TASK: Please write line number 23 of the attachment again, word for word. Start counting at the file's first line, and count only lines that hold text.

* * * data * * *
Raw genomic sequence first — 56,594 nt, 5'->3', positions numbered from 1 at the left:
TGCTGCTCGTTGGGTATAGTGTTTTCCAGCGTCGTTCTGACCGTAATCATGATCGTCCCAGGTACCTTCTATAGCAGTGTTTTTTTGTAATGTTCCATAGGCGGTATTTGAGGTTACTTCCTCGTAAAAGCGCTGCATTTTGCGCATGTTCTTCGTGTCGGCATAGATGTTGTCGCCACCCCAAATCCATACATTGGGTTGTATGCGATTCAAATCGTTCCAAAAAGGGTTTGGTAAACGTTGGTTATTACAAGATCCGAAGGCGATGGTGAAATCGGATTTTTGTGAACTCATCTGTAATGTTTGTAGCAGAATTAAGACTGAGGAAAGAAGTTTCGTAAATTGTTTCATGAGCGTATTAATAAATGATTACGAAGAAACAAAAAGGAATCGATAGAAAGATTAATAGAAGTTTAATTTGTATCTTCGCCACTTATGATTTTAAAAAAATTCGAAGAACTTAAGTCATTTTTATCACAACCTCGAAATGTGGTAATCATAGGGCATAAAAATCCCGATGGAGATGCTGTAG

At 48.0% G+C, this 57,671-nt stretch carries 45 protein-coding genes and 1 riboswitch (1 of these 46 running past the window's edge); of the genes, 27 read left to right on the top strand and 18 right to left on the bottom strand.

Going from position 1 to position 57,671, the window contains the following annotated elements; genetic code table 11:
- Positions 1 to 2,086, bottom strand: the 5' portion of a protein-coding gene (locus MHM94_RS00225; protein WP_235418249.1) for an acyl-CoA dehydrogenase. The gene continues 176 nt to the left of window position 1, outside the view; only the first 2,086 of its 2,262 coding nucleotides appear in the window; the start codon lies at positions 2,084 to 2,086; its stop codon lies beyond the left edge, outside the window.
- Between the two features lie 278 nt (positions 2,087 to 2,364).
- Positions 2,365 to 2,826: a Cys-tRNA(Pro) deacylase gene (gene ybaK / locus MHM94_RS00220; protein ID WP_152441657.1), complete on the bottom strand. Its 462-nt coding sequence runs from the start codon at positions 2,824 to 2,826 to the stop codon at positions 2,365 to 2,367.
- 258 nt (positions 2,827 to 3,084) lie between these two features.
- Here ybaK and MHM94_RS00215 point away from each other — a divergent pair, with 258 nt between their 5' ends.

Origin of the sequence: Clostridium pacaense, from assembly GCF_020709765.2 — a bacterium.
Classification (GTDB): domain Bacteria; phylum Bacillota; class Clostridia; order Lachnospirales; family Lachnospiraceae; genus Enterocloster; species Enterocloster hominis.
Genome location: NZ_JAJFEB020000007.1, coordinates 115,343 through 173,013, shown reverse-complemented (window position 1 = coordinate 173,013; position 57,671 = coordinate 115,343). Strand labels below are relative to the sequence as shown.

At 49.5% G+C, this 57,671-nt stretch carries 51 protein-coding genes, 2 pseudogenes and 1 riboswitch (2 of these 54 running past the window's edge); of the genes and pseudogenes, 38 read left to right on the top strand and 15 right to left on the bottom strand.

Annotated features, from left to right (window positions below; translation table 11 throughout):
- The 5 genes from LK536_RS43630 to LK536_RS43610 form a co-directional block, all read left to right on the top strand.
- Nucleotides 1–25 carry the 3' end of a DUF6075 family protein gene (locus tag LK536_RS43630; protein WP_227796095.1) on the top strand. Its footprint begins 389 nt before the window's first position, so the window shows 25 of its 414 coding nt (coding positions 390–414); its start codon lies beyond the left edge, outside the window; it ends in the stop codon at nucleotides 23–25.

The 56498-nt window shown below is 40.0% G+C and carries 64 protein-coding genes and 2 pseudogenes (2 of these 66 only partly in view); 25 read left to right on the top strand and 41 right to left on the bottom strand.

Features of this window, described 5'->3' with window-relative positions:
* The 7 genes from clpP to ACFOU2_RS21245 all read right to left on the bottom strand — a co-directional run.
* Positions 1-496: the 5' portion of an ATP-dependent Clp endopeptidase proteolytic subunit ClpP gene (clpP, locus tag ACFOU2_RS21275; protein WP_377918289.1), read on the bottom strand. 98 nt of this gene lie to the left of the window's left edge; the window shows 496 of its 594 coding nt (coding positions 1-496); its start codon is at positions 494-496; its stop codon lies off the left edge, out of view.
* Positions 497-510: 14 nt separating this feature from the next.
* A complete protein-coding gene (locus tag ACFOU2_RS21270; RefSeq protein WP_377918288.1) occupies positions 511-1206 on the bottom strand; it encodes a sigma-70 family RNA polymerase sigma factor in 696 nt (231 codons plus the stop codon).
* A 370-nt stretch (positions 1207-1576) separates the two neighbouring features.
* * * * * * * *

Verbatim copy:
* A 370-nt stretch (positions 1207-1576) separates the two neighbouring features.